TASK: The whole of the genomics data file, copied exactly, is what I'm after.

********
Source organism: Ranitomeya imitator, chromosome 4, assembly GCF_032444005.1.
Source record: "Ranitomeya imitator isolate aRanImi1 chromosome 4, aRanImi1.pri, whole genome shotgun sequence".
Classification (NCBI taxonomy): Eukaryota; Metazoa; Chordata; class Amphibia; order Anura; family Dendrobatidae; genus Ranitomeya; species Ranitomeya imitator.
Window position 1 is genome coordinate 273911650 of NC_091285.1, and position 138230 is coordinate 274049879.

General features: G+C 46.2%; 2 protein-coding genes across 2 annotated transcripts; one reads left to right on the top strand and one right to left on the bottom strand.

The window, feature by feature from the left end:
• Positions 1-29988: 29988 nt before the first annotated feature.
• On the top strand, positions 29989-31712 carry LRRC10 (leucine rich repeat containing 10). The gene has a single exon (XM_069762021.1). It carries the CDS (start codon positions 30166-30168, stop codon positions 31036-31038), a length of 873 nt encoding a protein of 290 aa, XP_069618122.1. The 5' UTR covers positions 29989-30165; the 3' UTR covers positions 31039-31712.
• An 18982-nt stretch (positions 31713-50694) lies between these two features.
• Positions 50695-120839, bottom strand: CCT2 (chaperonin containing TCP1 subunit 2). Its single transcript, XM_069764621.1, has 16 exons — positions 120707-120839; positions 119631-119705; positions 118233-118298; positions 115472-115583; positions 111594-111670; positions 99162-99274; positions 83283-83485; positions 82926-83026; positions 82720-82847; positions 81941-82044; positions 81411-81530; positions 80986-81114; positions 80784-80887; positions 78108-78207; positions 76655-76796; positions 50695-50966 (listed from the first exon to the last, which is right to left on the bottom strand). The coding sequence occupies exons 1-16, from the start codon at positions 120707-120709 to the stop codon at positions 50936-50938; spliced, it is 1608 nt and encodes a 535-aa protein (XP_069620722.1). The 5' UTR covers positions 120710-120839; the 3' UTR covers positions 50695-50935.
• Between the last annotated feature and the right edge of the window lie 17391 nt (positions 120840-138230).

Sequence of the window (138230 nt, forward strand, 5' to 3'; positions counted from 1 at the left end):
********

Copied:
Source organism: Ranitomeya imitator, chromosome 4, assembly GCF_032444005.1.
Source record: "Ranitomeya imitator isolate aRanImi1 chromosome 4, aRanImi1.pri, whole genome shotgun sequence".
Classification (NCBI taxonomy): Eukaryota; Metazoa; Chordata; class Amphibia; order Anura; family Dendrobatidae; genus Ranitomeya; species Ranitomeya imitator.
Window position 1 is genome coordinate 273911650 of NC_091285.1, and position 138230 is coordinate 274049879.

General features: G+C 46.2%; 2 protein-coding genes across 2 annotated transcripts; one reads left to right on the top strand and one right to left on the bottom strand.

The window, feature by feature from the left end:
• Positions 1-29988: 29988 nt before the first annotated feature.
• On the top strand, positions 29989-31712 carry LRRC10 (leucine rich repeat containing 10). The gene has a single exon (XM_069762021.1). It carries the CDS (start codon positions 30166-30168, stop codon positions 31036-31038), a length of 873 nt encoding a protein of 290 aa, XP_069618122.1. The 5' UTR covers positions 29989-30165; the 3' UTR covers positions 31039-31712.
• An 18982-nt stretch (positions 31713-50694) lies between these two features.
• Positions 50695-120839, bottom strand: CCT2 (chaperonin containing TCP1 subunit 2). Its single transcript, XM_069764621.1, has 16 exons — positions 120707-120839; positions 119631-119705; positions 118233-118298; positions 115472-115583; positions 111594-111670; positions 99162-99274; positions 83283-83485; positions 82926-83026; positions 82720-82847; positions 81941-82044; positions 81411-81530; positions 80986-81114; positions 80784-80887; positions 78108-78207; positions 76655-76796; positions 50695-50966 (listed from the first exon to the last, which is right to left on the bottom strand). The coding sequence occupies exons 1-16, from the start codon at positions 120707-120709 to the stop codon at positions 50936-50938; spliced, it is 1608 nt and encodes a 535-aa protein (XP_069620722.1). The 5' UTR covers positions 120710-120839; the 3' UTR covers positions 50695-50935.
• Between the last annotated feature and the right edge of the window lie 17391 nt (positions 120840-138230).

Sequence of the window (138230 nt, forward strand, 5' to 3'; positions counted from 1 at the left end):